2015 brought the world some weird weather, and if the record-breaking blizzard of January is any indication, 2016 is going to be more of the same. So in honor of Atomic Robo returning to the podcast this week, and with it everyone’s favorite meteorological intern, here are five terrifying-but-totally-real weather events that can be used to inspire your setting, a character background, or even a uniquely-deadly superpower.
1. The Year Without a Summer
In 1815, a volcano in the Philippines had a massive eruption – large enough to influence the climate on the other side of the world. The summer of 1816 was hardly a summer at all. Parts of the northeastern United States saw frost well into August. Cool rainy weather in Europe caused a devastating typhus outbreak, exacerbating years of poor crop growth. Closer to the origin, the monsoon seasons in China and India were disrupted by the volcanic dust, causing massive flooding problems.
During this summer, a young Mary Shelley was vacationing with friends – including Lord Byron – in the Swiss Alps. Stuck inside, they challenged each other to see who could write the scariest story. The rest is literary history.
Keep the Year Without a Summer in mind when you want to highlight the local consequences of world-wide events. It could also inspire a character background, of a former subsistence farmer forced to leave her ancestral home to find a life elsewhere, or could force your characters to stay inside, like Mary Shelley, for a much more intimate story (horrific murderous monsters optional).
2. St. Elmo’s Fire
A generally harmless weather phenomena associated with areas of strong electrical activity, St. Elmo’s Fire is when plasma is seen to dance along tall points, such as tree branches or the masts of ships (St. Elmo is the patron saint of sailors).
Use St. Elmo’s Fire as an omen (for good or ill – you know how superstitious sailors can be), or some kind of magical surveillance device that is likely to be overlooked. And of course it can be used to leave your PCs a clue about an incoming storm – or one that they just missed.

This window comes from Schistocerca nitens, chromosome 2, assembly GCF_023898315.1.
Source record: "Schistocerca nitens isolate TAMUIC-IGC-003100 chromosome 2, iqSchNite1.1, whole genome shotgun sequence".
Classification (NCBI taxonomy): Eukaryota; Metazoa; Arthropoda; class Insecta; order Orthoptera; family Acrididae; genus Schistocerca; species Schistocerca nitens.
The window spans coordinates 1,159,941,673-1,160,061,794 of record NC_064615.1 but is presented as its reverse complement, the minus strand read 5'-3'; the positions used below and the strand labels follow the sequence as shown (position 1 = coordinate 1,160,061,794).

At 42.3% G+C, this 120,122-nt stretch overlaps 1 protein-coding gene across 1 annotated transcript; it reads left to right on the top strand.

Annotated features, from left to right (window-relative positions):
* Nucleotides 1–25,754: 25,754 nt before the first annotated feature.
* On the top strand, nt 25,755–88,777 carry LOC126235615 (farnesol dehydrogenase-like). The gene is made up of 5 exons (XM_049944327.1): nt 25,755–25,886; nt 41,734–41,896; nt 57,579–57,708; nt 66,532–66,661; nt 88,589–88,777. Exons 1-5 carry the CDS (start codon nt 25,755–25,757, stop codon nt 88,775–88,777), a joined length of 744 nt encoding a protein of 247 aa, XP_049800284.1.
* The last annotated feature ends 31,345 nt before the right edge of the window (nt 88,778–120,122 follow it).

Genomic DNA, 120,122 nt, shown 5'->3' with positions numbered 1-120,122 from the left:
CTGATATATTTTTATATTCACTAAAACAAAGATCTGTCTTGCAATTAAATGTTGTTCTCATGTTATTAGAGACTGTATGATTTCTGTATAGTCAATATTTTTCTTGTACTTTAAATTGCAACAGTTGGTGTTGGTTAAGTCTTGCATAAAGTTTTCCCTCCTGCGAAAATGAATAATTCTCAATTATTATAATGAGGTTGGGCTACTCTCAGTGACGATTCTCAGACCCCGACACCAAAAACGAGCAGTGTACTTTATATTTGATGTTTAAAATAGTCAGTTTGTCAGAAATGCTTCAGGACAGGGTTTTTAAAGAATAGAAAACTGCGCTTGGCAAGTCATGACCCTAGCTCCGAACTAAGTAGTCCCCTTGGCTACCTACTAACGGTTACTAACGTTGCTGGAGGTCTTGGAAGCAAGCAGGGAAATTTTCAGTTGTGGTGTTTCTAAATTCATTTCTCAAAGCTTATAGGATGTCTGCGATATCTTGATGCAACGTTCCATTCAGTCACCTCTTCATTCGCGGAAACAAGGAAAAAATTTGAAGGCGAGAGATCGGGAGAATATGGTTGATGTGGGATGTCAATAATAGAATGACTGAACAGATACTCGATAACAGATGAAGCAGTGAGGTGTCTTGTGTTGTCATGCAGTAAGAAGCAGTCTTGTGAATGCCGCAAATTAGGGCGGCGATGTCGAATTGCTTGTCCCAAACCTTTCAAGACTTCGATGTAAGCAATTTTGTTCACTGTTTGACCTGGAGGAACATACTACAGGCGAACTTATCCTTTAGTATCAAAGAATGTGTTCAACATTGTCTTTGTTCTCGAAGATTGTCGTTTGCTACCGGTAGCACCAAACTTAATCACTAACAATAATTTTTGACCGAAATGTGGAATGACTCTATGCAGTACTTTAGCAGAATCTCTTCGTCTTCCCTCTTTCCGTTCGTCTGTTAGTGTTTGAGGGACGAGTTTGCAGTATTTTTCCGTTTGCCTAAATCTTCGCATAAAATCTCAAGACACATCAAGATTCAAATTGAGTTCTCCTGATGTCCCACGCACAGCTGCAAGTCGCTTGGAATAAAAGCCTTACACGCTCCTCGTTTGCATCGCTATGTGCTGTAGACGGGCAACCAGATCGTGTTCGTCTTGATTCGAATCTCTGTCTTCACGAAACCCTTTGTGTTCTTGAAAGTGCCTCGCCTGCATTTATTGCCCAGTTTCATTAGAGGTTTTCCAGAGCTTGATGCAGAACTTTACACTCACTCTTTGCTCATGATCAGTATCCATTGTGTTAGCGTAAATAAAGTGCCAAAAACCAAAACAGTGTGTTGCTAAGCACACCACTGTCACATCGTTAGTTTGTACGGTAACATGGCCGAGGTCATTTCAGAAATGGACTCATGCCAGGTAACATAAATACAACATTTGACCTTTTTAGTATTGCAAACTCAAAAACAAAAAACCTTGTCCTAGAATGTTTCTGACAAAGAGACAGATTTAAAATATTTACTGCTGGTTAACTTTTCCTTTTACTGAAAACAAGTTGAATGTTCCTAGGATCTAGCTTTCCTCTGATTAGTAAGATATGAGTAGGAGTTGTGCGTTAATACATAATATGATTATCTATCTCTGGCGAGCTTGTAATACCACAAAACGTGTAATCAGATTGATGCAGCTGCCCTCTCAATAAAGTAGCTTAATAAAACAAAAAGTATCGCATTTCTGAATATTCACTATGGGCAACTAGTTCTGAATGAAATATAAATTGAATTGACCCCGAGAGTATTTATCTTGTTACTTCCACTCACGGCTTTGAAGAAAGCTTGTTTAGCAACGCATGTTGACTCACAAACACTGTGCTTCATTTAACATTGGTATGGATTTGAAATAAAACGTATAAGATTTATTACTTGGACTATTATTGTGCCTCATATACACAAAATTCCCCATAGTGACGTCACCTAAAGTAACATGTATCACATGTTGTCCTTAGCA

3. Fire Whirls
If you listened to End of the World: Gaea’s Revenge, you probably remember the terrifying water spouts that swirled up the
East River, separating the party. Water spouts are tornados that form on water – but did you know they can form near forest fires as well? A fire whirl is when a tornado sucks up burning debris, and becomes a whirling dervish of fire and destruction.
Use fire whirls as either natural weather phenomena to freak out your PCs, or the logical conclusion of what happens when weather and fire controllers face off in a superhero game.
4. Non-aqueous rain
It’s raining cats and dogs out there! This is more than just a colloquial phrase – there really have been reports of animals raining down from the sky – though usually it’s fish or frogs, not household pets (though at least one instance each of jellyfish and spiders have been reported).
If you want to send the message fast that something weird is going on, have it rain animals. If you want your group to know it’s really bad, don’t have the sky rain down whole animals – frozen, shredded body parts have been reported too. Enjoy those nightmares. You’re welcome.
While the name inspires 12 year olds to giggle, a haboob is a terrifying weather phenomena that you can’t outrun – you can only find a place to hunker down and hope it passes quickly. The Southwest US had several of these a few years ago, giving us these awesome videos:
And in September 2015, the Middle East saw a massive storm that sent people to the hospital with breathing problems in 7 countries and lasted for days. It was visible from space! Haboobs are storms you can literally see coming from miles away, but due to their size you can rarely escape.
Use the haboob in a dry, arid setting to trap your characters (the opposite of the Year Without a Summer scenario, but same outcome), or as an awesome show of power from someone who can control the wind.
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